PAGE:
T.O. cops honour community’s ‘trailblazers’


The founders of a community mentoring and training organization and one of the youth participants were honoured at the recently held Toronto Police Service’s 17th annual Black History Month celebration.

Dr. Juliet Daniel, Wendy Beckles, Nicole Baxter and Catherine Bruce established the Leadership, Empowerment, Achievement and Determination (LEAD) program while University of Toronto first-year student Anthonette Erhabor was one of the nearly 70 high school students exposed to the program since it started four years ago.

Erhabor was also the recipient of the first Keith Forde Youth of Excellence service award established by the Black Community Police Consultative Committee (BCPCC).

Forde, who retired last year, is an advocate for the advancement of young people. He donates scholarships in Canada and Barbados and was instrumental in creating the Youth in Policing Initiative (YIPI) that exposes youths, mainly from the city’s designated priority neighbourhoods, to a work environment through diverse, educational and productive work assignments.

“This award seeks to recognize young people who have worked to build their community and have overcome incredible odds,” said BCPCC vice-chair Margaret Brimpong. “It’s going to recognize those who demonstrate dedication, integrity and compassion in the communities they serve. This award also demonstrates that youth of distinction can be found in diverse neighbourhoods and in diverse fields.”

Erhabor, who is pursuing Health Science Studies at the University of Toronto, graduated from Milliken Mills High School with honours. Last September, she was presented with the Allon McKenzie Memorial award at the Markham African Canadian Association’s annual scholarship ceremony.

The award is given to a student who best exemplifies leadership, community involvement and the best and brightest that society has to offer.

The aspiring oncologist acknowledged the LEAD program for boosting her confidence and leadership skills.

“In my final years of high school, I was honoured to meet four women who did not only agree with my realization, but who lived by it,” said Erhabor in her keynote address. “These women have passion which is bigger than themselves. Through mentorship, they set out to create leaders, promote empowerment, induce achievement and create determined youth who would settle for nothing less than their personal best.

“When you walked out of the program on a Saturday, you left with more knowledge, motivation and feeling more unstoppable than when you entered a few hours earlier.”

The TPS recognized the LEAD program founders for taking time from their busy professional lives to start the organization that helps young people transition from high school to tertiary level education.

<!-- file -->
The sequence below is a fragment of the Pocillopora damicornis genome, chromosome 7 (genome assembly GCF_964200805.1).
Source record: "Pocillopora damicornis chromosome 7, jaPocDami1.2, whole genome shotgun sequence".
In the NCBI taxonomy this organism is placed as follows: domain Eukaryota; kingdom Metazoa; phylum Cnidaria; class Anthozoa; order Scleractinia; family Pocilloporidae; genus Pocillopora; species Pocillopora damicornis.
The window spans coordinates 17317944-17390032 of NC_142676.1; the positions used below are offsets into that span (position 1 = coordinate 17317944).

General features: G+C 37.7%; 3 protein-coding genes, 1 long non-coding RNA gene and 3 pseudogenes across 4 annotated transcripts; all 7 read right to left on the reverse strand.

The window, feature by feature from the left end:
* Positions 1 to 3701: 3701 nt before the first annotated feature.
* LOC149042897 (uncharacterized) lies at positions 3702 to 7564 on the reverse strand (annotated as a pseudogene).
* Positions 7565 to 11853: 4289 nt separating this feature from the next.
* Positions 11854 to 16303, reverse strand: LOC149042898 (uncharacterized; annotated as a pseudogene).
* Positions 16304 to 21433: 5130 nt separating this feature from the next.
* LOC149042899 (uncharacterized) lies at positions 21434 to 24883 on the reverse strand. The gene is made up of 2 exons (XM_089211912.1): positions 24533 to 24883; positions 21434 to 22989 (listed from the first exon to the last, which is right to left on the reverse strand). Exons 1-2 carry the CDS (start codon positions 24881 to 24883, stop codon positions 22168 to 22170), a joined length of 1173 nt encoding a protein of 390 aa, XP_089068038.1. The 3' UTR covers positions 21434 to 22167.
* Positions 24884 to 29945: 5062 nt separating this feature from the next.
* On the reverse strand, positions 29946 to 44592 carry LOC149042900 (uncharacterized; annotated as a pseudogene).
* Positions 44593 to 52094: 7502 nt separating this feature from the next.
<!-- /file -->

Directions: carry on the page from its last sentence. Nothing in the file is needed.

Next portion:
Daniel is an associate professor in the Biology department at McMaster University, Beckles is a certified general accountant and chief financial officer at Kensington Health Charities and Baxter and Bruce are public school teachers.

“Each year, the service has taken the time to honour trailblazers within the community,” said deputy chief Mike Federico. “This year, the focus is on four remarkable women who, through their organization and dedication, have helped better youth in our underserved and high-risk neighbourhoods through education, employment opportunities and social support.

“They have broken down walls and replaced them with bridges. They have also created lasting partnerships and have changed the life course of many of our city’s youths. These women embody the principles of volunteerism, achievement, leadership, sacrifice, commitment and passion. Their dedication to Toronto’s young people has never wavered.

“Your actions, ladies, speak louder than words. You are role models and pioneers and you are writing a new chapter in the history books, clearly leaving an imprint not only upon the Black community, but within all of our communities.”

Toronto Police Service Board chair Dr. Alok Mukherjee also lauded the four honourees for their vision in creating the organization.

“Through their actions, these tremendous women lead by example,” he said. “Each of them embodies the qualities of the LEAD program in demonstrating leadership, empowerment, achievement and determination.”

Community Mobilization Unit commander Supt. James Ramer awarded Certificates of Appreciation to Daniel, Beckles, Baxter, Bruce and Erhabor while artist Robert Small presented this year’s Black History Month Legacy Poster to Mukherjee and Federico. The poster highlights billionaire Michael Lee-Chin, health care executive Delores Lawrence, Canadian Aboriginal & Minority Supplier Council president Cassandra Dorrington, IT Interactive Services president and chief executive officer Barbara Manning and Michael Duck who invented the Sure Shot machine that regulates the amount of cream poured into a cup of coffee.

Ontario Health Promotion and Sports Minister Margarett Best represented the provincial government while TPS board vice-chair Michael Thompson joined senior police officers, including deputy chief Peter Sloly and chief administrative officer Tony Veneziano at the launch that featured the Revivaltime Tabernacle Youth Choir, Porjek Raw dancers, the Living Youth Name Christ (LYNC) acapella gospel group and vocalist Natasha Waterman.

The organizers presented auxiliary officer Eselyn Ince with a Certificate of Appreciation for dedicated service.

Now retired Sgt. Terry James conceived the idea in 1984 for the TPS Black History Month celebration.



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